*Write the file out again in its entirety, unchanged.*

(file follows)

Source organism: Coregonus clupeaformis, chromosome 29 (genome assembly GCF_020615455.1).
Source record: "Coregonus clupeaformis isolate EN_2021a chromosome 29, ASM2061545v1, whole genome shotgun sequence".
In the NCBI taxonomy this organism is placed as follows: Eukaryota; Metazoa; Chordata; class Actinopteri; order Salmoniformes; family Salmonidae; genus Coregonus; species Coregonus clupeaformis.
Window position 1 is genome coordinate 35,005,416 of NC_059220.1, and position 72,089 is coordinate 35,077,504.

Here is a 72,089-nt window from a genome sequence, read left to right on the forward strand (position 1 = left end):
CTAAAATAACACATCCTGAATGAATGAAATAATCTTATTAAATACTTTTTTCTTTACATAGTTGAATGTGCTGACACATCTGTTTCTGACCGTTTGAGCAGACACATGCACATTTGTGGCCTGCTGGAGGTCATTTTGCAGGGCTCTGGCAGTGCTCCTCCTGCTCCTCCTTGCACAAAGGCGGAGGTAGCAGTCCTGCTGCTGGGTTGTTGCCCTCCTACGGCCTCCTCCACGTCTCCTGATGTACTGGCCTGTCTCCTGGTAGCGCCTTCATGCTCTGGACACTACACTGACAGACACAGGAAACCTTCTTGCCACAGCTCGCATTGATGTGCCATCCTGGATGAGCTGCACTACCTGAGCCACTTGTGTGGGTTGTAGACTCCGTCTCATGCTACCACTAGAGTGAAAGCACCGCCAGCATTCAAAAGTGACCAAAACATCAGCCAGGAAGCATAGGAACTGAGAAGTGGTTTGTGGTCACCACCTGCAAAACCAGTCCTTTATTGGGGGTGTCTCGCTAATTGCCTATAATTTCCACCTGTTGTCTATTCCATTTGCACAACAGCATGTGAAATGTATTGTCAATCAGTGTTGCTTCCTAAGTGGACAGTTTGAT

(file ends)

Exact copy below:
Source organism: Coregonus clupeaformis, chromosome 29 (genome assembly GCF_020615455.1).
Source record: "Coregonus clupeaformis isolate EN_2021a chromosome 29, ASM2061545v1, whole genome shotgun sequence".
In the NCBI taxonomy this organism is placed as follows: Eukaryota; Metazoa; Chordata; class Actinopteri; order Salmoniformes; family Salmonidae; genus Coregonus; species Coregonus clupeaformis.
Window position 1 is genome coordinate 35,005,416 of NC_059220.1, and position 72,089 is coordinate 35,077,504.

Here is a 72,089-nt window from a genome sequence, read left to right on the forward strand (position 1 = left end):
CTAAAATAACACATCCTGAATGAATGAAATAATCTTATTAAATACTTTTTTCTTTACATAGTTGAATGTGCTGACACATCTGTTTCTGACCGTTTGAGCAGACACATGCACATTTGTGGCCTGCTGGAGGTCATTTTGCAGGGCTCTGGCAGTGCTCCTCCTGCTCCTCCTTGCACAAAGGCGGAGGTAGCAGTCCTGCTGCTGGGTTGTTGCCCTCCTACGGCCTCCTCCACGTCTCCTGATGTACTGGCCTGTCTCCTGGTAGCGCCTTCATGCTCTGGACACTACACTGACAGACACAGGAAACCTTCTTGCCACAGCTCGCATTGATGTGCCATCCTGGATGAGCTGCACTACCTGAGCCACTTGTGTGGGTTGTAGACTCCGTCTCATGCTACCACTAGAGTGAAAGCACCGCCAGCATTCAAAAGTGACCAAAACATCAGCCAGGAAGCATAGGAACTGAGAAGTGGTTTGTGGTCACCACCTGCAAAACCAGTCCTTTATTGGGGGTGTCTCGCTAATTGCCTATAATTTCCACCTGTTGTCTATTCCATTTGCACAACAGCATGTGAAATGTATTGTCAATCAGTGTTGCTTCCTAAGTGGACAGTTTGAT